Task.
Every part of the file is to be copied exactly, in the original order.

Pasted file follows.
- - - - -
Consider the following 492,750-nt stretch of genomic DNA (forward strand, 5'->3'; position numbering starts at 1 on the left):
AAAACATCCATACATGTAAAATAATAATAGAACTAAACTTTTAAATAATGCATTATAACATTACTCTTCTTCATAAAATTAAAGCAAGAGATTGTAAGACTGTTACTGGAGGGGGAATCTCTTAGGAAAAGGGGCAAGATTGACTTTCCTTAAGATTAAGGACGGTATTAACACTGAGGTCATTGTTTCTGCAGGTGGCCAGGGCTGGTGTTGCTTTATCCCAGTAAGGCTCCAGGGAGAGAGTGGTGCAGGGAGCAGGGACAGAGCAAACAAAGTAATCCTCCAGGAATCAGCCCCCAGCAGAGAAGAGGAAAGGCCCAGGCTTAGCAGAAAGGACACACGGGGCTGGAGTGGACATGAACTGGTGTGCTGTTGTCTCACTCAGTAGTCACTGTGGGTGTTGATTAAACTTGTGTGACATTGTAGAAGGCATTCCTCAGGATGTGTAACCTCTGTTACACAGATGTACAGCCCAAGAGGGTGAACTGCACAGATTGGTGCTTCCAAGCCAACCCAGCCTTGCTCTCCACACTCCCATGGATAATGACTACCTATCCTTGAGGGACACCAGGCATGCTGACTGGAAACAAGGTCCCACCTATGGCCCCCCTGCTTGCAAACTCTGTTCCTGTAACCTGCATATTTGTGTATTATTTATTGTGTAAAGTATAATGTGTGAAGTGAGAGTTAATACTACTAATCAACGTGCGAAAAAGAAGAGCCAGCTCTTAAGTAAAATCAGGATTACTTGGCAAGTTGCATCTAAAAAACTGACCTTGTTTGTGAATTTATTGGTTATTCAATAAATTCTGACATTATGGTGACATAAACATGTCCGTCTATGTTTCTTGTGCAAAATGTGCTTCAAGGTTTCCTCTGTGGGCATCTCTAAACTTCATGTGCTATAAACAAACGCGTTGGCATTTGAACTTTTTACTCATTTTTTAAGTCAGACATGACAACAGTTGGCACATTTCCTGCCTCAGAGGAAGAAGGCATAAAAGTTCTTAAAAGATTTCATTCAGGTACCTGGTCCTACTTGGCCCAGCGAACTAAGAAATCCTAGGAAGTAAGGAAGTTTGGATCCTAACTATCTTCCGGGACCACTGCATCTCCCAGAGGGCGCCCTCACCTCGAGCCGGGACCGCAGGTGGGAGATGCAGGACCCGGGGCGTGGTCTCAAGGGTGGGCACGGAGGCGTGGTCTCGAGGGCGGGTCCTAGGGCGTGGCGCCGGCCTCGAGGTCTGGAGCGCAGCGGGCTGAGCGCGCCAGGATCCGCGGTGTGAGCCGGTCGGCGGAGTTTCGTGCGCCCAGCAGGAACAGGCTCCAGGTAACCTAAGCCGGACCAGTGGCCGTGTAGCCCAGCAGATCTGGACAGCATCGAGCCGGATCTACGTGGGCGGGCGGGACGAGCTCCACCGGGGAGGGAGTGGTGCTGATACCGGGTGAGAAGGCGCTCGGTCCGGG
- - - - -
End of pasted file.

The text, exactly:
Consider the following 492,750-nt stretch of genomic DNA (forward strand, 5'->3'; position numbering starts at 1 on the left):
AAAACATCCATACATGTAAAATAATAATAGAACTAAACTTTTAAATAATGCATTATAACATTACTCTTCTTCATAAAATTAAAGCAAGAGATTGTAAGACTGTTACTGGAGGGGGAATCTCTTAGGAAAAGGGGCAAGATTGACTTTCCTTAAGATTAAGGACGGTATTAACACTGAGGTCATTGTTTCTGCAGGTGGCCAGGGCTGGTGTTGCTTTATCCCAGTAAGGCTCCAGGGAGAGAGTGGTGCAGGGAGCAGGGACAGAGCAAACAAAGTAATCCTCCAGGAATCAGCCCCCAGCAGAGAAGAGGAAAGGCCCAGGCTTAGCAGAAAGGACACACGGGGCTGGAGTGGACATGAACTGGTGTGCTGTTGTCTCACTCAGTAGTCACTGTGGGTGTTGATTAAACTTGTGTGACATTGTAGAAGGCATTCCTCAGGATGTGTAACCTCTGTTACACAGATGTACAGCCCAAGAGGGTGAACTGCACAGATTGGTGCTTCCAAGCCAACCCAGCCTTGCTCTCCACACTCCCATGGATAATGACTACCTATCCTTGAGGGACACCAGGCATGCTGACTGGAAACAAGGTCCCACCTATGGCCCCCCTGCTTGCAAACTCTGTTCCTGTAACCTGCATATTTGTGTATTATTTATTGTGTAAAGTATAATGTGTGAAGTGAGAGTTAATACTACTAATCAACGTGCGAAAAAGAAGAGCCAGCTCTTAAGTAAAATCAGGATTACTTGGCAAGTTGCATCTAAAAAACTGACCTTGTTTGTGAATTTATTGGTTATTCAATAAATTCTGACATTATGGTGACATAAACATGTCCGTCTATGTTTCTTGTGCAAAATGTGCTTCAAGGTTTCCTCTGTGGGCATCTCTAAACTTCATGTGCTATAAACAAACGCGTTGGCATTTGAACTTTTTACTCATTTTTTAAGTCAGACATGACAACAGTTGGCACATTTCCTGCCTCAGAGGAAGAAGGCATAAAAGTTCTTAAAAGATTTCATTCAGGTACCTGGTCCTACTTGGCCCAGCGAACTAAGAAATCCTAGGAAGTAAGGAAGTTTGGATCCTAACTATCTTCCGGGACCACTGCATCTCCCAGAGGGCGCCCTCACCTCGAGCCGGGACCGCAGGTGGGAGATGCAGGACCCGGGGCGTGGTCTCAAGGGTGGGCACGGAGGCGTGGTCTCGAGGGCGGGTCCTAGGGCGTGGCGCCGGCCTCGAGGTCTGGAGCGCAGCGGGCTGAGCGCGCCAGGATCCGCGGTGTGAGCCGGTCGGCGGAGTTTCGTGCGCCCAGCAGGAACAGGCTCCAGGTAACCTAAGCCGGACCAGTGGCCGTGTAGCCCAGCAGATCTGGACAGCATCGAGCCGGATCTACGTGGGCGGGCGGGACGAGCTCCACCGGGGAGGGAGTGGTGCTGATACCGGGTGAGAAGGCGCTCGGTCCGGG